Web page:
Tuesday, June 15, 2010
Thoughts on Terror Network
I have wanted to write some personal musings about Terror Network since I started playing the game about six months back.
A while back I was looking for a role-playing game for my wife and brother-in-law whom have never role-played before AND for a good friend of mine who would be playing with us who has been gaming for almost a decade. Likewise, since I have never game mastered before I wanted a game that I could utilize (what I feel is) my broad knowledge about contemporary events. Lastly, and probably most importantly for the new gamers, I was looking for a game that we would all be able to pick up and understand without having to play three sessions to learn.
I went through drivethrurpg.net and rpg.net and looked for a game that had an interesting topic and streamlined gameplay. I am personally interested in hyper-realistic games that I can intertwine with real-world events. It is this guy's opinions that the today's/tomorrows headlines, the world of spies, double-agents, special forces and presidential cabinets is the way to create a compelling story / campaign / scenario. To be quite honest, the aforementioned topics can all be found in the fantasy world of Westeros of Geroge R.R. Martin and would probably make from some wonderful gaming - but I digress.
I looked for quite some time for the perfect game until I stumbled across Bedrock Games' Terror Network. The game was perfect for our group. It has a realistic setting with stories that can all too easily be taken from the headlines, it has a LETHAL combat system (or you can use their Hollywood version that is also included), the rulebook really only has about forty pages of easily understandable (and most importantly REALISTIC) rules, and lastly the game plays QUICKLY because of the rules.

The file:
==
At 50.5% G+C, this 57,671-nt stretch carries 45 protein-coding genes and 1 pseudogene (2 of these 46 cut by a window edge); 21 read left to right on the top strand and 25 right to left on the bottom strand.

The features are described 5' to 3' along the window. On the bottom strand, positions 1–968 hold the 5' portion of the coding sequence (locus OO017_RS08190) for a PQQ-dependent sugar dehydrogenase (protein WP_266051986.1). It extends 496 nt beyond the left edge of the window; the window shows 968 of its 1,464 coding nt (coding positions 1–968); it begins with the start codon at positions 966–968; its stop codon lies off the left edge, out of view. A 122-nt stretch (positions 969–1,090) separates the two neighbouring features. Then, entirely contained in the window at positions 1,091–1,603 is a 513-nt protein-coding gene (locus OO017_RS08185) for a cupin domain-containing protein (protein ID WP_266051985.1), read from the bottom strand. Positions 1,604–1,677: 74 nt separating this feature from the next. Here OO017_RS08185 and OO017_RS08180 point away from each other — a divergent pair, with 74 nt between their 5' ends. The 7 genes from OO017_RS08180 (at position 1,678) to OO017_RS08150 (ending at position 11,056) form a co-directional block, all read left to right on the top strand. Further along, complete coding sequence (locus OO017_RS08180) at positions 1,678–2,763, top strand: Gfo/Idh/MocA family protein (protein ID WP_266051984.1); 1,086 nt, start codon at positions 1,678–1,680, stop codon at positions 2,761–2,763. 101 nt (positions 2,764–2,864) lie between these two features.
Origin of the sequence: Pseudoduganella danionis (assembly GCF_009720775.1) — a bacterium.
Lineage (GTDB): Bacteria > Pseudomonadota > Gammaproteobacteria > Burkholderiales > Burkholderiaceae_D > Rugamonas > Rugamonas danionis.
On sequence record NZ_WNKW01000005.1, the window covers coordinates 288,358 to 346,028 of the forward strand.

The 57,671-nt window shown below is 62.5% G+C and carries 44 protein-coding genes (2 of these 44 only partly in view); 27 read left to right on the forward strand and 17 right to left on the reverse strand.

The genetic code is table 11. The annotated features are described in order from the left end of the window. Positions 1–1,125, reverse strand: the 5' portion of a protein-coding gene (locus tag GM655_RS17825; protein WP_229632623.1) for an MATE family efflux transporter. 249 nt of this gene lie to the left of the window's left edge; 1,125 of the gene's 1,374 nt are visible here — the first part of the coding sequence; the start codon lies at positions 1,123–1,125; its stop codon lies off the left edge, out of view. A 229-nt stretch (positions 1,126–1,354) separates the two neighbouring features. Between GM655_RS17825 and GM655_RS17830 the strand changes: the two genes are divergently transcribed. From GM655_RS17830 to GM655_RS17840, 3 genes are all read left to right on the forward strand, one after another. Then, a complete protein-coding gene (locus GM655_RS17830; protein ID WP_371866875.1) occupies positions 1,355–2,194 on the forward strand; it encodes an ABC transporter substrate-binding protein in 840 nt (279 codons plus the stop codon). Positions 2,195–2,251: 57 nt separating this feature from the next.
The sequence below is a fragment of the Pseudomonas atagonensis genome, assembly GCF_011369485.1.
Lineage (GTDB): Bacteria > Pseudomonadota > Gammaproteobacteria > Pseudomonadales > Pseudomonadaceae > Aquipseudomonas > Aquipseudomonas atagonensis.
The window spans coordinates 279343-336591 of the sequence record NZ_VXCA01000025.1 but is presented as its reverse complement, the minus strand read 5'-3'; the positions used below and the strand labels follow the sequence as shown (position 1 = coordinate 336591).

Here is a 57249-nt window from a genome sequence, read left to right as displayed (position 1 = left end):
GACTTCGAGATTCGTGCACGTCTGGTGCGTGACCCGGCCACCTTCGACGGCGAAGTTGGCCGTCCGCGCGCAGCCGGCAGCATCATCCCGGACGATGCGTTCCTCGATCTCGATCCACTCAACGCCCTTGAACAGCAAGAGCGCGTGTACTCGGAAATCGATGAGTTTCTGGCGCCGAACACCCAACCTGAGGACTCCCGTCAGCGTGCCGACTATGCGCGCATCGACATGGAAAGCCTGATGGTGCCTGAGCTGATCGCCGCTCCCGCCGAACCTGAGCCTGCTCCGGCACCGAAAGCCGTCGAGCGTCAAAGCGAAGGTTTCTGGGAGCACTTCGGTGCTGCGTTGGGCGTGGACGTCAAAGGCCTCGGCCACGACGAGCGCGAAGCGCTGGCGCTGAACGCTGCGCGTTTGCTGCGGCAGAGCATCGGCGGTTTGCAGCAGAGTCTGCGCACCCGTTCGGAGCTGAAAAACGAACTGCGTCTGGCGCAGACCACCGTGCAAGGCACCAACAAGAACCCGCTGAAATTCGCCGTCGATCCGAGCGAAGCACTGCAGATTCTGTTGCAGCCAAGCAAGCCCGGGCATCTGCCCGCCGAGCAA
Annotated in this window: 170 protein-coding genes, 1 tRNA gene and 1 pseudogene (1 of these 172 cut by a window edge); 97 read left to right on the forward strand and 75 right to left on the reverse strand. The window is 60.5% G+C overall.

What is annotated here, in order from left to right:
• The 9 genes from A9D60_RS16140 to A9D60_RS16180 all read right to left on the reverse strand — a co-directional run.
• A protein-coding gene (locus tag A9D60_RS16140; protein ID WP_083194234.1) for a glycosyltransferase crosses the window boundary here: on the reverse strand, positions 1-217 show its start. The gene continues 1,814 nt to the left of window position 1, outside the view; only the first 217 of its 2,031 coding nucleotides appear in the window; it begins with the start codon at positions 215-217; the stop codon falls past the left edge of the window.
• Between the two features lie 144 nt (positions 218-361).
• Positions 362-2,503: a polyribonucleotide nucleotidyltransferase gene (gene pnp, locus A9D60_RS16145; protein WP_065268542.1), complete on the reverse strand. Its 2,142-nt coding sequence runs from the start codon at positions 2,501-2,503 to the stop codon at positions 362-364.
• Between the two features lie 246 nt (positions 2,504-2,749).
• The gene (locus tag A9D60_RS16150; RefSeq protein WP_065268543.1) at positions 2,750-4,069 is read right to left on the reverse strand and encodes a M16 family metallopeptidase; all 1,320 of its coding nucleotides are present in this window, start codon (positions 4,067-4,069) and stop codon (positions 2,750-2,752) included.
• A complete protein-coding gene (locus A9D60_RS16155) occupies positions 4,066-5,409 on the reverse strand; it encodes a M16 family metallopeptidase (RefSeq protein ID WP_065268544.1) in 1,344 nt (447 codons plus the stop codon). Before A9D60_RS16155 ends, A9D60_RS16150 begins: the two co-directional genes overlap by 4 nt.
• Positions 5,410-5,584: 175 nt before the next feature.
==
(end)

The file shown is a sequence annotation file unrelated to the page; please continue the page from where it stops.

The remainder of the pages in the rulebook help explain the groups and the different types of people that inhabit, well, our current world. There are suggestions and information that cover both foreign and homegrown terrorists as well as many of the different American governmental agencies. Terror Network uses the D10 as its main tool and the personalized character creation is what really sets this game apart.
My gaming group has now played six missions - three of which were tabletop battles using miniatures and three of them were pen and paper investigations in an attempt to track down a Somali terrorist cell in Minneapolis and searching for anti-ship missiles in Venezuela. In all cases the game (read the rules) held up well and at no point was there any finger pointing saying that "the rules don't say that!" Weather it was the lead investigator needing to use an unauthorized wiretap or if it was the blast radius of a fragmentation grenade the rules were there in an easy to read and comprehend manner.
I would highly recommend this game to anyone who wants to try something new or who wants to play in "a world" where essentially every possible scenario, location, and weapon can be found in the click of a finger on the internet. Hopefully this review was helpful and I hope that you give Terror Network a try. For the price, it cannot be rivaled or beat.